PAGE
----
While I believe that you think your mother hated you, it is painfully clear that she hated herself more. God only knows what her choices and circumstances were prior to your arrival. She obviously lacked the tools, resources, interest or skills to find a way to crawl out of her own unhappiness and instead, chose to accost you instead.
You came out of this the winner. Stronger, smarter, wiser and capable of loving AND being loved.
You may never find the single answer you are looking for but I think it is safe to say that this beautifully written, painful story needed to be told in order for you to put some of those questions to rest even after she had long ben buried. You have done an exemplary job. Rated.
Good for you for getting out of that situation and not being so messed up by it that it tainted every relationship after it.
Courageous and honest post.
I can't imagine not being as loved as I have been.
*manly hugs* or *man/dog hugs*
your experience makes my Mommie Dearest's emotional withholding drama queen narcissism seems mild.
I found this, OE only today. I must have missed it the first time around, I was new in January, too. I understand completely! The interview with the links was an awesome idea!
Brian -- Thanks for the hugs. Sorry you had such rough time too.

Brenda -- Thanks for stopping by.
OE - Wow. As others have said, mothers don't always know best, and the wise ones are aware of that. As a Dad, and as a person, you building a good life is a little like those plants you see growing out of a cliff - there's no visible way for it to be rooted, and yet it tenaciously grows all the same. Blessings upon you and your path.
I missed this the first time around.

Sadly, motherhood doesn't magically bestow the ability to be a good mother. It's to your great credit that you were able to disconnect from your mother's negativity.
oh wow, oe, this is excellent. i can totally relate. thank you for making me feel less alone. it's not a good day. my mother has always loathed me. can't find a good word to say to me or about me. sounds like your mother is as mentally ill as mine. NPD too? i envy you having a dead mother. i've prayed for that for years.

and i know. it's awful, isn't it. people think your'e a monster for hating your mother but they don't get it at all. when someone has hated you for so long, well, the healthy thing is to get as far away as possible. my first post on here was about my c--- of a mother. i'm sure you're too busy but i'd love to see if it resonates with you. she's also mentioned in the beginning of Part Two of the Oprah thing. no pressure at all.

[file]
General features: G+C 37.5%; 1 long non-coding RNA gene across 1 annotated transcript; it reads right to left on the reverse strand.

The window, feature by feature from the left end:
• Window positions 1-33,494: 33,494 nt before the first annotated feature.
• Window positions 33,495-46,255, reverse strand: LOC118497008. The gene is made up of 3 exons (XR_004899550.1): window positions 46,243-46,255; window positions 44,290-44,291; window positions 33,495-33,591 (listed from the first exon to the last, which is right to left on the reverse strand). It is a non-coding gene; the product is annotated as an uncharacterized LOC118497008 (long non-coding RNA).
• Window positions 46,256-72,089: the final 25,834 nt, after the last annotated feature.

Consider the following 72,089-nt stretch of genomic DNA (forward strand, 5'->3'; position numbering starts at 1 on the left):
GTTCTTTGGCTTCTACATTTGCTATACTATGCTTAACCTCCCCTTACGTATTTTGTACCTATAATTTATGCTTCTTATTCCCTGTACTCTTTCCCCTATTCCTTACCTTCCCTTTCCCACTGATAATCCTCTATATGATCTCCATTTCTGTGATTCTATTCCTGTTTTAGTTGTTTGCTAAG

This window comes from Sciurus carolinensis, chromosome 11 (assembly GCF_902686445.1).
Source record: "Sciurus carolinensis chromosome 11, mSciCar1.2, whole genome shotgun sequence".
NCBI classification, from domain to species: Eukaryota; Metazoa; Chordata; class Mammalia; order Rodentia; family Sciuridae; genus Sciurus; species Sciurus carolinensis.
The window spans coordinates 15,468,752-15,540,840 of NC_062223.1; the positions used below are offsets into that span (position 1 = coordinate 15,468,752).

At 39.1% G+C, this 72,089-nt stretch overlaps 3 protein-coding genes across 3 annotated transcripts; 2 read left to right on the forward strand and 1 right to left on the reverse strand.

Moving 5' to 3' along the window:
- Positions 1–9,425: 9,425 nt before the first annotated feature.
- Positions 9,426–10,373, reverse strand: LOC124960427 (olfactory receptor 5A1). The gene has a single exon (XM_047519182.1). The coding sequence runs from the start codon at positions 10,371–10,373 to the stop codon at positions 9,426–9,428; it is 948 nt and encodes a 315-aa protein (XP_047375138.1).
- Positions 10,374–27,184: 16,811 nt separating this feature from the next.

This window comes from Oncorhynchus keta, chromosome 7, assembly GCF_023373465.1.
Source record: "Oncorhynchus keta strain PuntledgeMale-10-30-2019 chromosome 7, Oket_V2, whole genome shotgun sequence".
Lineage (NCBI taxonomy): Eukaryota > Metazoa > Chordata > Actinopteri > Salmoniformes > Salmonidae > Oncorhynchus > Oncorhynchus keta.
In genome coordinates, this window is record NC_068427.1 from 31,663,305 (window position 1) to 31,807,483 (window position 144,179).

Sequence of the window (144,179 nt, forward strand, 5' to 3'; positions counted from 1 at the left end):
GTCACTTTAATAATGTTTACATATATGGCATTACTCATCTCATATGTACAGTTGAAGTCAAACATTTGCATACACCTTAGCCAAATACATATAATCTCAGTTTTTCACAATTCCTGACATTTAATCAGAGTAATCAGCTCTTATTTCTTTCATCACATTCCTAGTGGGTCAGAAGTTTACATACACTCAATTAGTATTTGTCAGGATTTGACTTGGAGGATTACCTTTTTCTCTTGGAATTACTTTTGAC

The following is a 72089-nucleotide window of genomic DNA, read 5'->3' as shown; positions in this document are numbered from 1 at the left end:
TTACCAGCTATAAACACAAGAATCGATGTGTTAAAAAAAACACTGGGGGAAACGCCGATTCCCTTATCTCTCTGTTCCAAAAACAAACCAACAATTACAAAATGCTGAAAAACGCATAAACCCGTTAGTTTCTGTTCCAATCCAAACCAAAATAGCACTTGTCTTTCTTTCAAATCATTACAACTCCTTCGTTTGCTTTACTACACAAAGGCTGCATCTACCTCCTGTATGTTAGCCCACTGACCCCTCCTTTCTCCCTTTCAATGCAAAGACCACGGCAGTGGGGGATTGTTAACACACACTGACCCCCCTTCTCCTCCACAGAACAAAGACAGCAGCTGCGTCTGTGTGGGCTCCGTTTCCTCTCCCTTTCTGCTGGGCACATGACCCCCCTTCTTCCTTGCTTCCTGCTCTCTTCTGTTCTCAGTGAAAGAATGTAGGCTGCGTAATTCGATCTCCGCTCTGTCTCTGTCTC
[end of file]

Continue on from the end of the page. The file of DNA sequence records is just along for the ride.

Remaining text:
sorry for amkign this about me me me. you're an extraordinary human being. she missed out, the bitch. bigtime. its' so sad and it's so very great that she's gone. love love love and gratitude for you and for your writing.
Teddy, I understand what you're going through.
I also had a toxic mother who didn't love me. When she died in 1993, I felt a strange weight lifted. You are not alone. And you have a wonderful family now. All power to you.
I related to much of this. I left home at 17 and never looked back with any longing or regret, though definitely with the puzzlement you show us here. I mean, WTF? I was a good kid. It didn't matter. It mattered more what I wasn't - whatever that was.

Mom is 72 now, and things have eased - though we only speak 3 times a year at most, and then only if I initiate. If I did not, we would never speak. I have come to terms with the fact that mom just hated my existence. It wasn't personal, it only seemed personal b/c I look like her, and maybe became the woman she might have become if my dad weren't in the picture. I feel a difficult love for my mom.

Rated for the kind of honesty necessary to call oneself a writer.
I hope you don't feel guilty. You shouldn't.

There's no hard and fast rule that says family members have to love each other. That's pure and utter bullshit.

I'm sorry it happened to you.

A very moving work.
It sounds like your mom had BPD, real hard.

I have read a lot of your other writing. Has the possibility of this never made the leap in your head?
OE, I'm sorry that this happened to you, but please know that it wasn't your fault and you're not alone. My mother wasn't invited to my wedding either if that tells you anything.

We assume that when women become mothers, they'll instantly become equipped with maternal goodness and love, yet for some women, that process never happens. Thank you for sharing what must have been truly painful to revisit. In doing so, you've made many of us feel not so alone.